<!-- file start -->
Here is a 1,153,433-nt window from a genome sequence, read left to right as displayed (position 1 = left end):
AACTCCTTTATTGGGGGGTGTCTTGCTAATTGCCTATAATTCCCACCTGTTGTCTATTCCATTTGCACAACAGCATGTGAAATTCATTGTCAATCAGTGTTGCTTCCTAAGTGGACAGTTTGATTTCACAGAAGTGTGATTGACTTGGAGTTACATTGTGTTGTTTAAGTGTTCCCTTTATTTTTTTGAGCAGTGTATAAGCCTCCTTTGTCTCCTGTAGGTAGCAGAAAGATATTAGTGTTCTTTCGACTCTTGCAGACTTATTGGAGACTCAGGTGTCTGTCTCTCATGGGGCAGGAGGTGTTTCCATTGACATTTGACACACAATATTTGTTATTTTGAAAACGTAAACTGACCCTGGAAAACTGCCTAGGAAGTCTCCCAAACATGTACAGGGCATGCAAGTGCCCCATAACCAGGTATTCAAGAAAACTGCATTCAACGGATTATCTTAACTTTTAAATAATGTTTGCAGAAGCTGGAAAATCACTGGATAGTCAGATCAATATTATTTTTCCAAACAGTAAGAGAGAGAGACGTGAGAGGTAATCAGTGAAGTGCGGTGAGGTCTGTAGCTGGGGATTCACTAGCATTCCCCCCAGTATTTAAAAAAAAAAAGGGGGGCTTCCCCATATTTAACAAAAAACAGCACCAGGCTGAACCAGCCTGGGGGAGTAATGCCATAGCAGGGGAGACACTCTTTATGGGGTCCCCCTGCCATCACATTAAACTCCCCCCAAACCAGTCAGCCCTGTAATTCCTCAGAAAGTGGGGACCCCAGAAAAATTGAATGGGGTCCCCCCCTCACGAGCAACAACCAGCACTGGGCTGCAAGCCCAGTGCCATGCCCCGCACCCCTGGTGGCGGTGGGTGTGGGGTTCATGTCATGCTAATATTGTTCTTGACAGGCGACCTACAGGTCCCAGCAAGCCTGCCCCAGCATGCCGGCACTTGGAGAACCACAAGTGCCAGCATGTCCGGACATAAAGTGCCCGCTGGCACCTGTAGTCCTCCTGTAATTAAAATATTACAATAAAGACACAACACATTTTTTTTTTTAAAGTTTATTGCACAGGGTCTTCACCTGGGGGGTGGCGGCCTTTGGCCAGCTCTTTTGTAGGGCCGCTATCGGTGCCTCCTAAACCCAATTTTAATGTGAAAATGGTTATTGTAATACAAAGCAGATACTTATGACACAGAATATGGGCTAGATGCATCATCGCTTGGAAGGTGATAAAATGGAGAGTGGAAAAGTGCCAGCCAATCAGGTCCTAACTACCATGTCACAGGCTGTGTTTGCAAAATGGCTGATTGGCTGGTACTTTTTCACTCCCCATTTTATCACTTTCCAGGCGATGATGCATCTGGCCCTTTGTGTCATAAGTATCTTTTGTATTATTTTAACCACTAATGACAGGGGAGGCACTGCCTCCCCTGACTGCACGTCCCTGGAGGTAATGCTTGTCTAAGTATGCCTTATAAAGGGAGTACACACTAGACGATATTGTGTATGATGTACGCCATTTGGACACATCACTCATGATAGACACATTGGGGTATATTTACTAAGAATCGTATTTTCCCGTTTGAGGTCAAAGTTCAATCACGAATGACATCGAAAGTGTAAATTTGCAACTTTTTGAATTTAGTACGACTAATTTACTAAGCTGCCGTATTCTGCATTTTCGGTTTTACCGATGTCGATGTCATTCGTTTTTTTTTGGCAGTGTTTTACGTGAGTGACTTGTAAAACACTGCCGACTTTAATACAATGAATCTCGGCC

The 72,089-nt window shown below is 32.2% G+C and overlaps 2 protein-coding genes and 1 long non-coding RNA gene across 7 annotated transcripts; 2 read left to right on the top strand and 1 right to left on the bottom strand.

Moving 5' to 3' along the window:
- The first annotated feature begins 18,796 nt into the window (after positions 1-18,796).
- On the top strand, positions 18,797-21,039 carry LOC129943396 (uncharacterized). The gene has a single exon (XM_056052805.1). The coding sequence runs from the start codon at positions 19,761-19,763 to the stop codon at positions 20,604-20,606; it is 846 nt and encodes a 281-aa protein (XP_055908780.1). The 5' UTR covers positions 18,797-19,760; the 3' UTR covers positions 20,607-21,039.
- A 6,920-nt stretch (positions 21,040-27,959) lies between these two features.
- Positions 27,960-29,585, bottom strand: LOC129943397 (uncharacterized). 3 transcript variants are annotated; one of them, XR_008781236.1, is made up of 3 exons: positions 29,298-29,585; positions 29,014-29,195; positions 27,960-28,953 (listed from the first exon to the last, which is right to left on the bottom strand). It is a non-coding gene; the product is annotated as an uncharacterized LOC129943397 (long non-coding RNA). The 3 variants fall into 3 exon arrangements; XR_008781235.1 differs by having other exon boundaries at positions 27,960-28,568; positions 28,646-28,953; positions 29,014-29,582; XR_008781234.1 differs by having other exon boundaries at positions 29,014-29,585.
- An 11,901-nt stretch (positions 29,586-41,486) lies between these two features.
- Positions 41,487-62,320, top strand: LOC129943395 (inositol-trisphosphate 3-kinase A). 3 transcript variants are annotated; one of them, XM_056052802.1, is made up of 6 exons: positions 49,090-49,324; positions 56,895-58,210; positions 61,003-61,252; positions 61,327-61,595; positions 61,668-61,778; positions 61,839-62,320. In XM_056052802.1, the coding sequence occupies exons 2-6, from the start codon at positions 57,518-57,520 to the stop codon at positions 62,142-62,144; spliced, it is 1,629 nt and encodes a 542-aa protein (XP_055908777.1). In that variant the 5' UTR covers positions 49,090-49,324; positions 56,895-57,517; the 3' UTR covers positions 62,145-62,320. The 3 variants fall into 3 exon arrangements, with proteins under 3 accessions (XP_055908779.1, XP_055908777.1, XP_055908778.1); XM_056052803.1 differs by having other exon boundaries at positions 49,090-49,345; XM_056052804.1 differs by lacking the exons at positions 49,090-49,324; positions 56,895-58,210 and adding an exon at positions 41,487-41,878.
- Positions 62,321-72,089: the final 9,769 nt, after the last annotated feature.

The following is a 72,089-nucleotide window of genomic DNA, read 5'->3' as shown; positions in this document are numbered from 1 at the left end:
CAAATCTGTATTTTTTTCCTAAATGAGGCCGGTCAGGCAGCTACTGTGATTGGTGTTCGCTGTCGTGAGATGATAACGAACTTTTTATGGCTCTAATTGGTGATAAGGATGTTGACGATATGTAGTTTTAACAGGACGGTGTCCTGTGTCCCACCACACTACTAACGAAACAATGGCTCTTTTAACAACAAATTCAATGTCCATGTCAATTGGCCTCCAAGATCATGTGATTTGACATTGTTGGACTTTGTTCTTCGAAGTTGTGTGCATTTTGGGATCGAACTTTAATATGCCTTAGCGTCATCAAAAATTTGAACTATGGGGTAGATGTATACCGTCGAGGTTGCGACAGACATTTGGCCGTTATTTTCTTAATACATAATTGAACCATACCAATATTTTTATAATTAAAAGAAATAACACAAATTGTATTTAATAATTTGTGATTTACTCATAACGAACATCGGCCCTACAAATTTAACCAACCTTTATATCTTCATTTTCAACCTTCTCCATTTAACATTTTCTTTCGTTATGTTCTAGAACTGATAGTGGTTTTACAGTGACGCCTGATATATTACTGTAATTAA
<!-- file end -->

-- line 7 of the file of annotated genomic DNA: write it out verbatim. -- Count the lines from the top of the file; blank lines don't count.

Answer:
- A 6,920-nt stretch (positions 21,040-27,959) lies between these two features.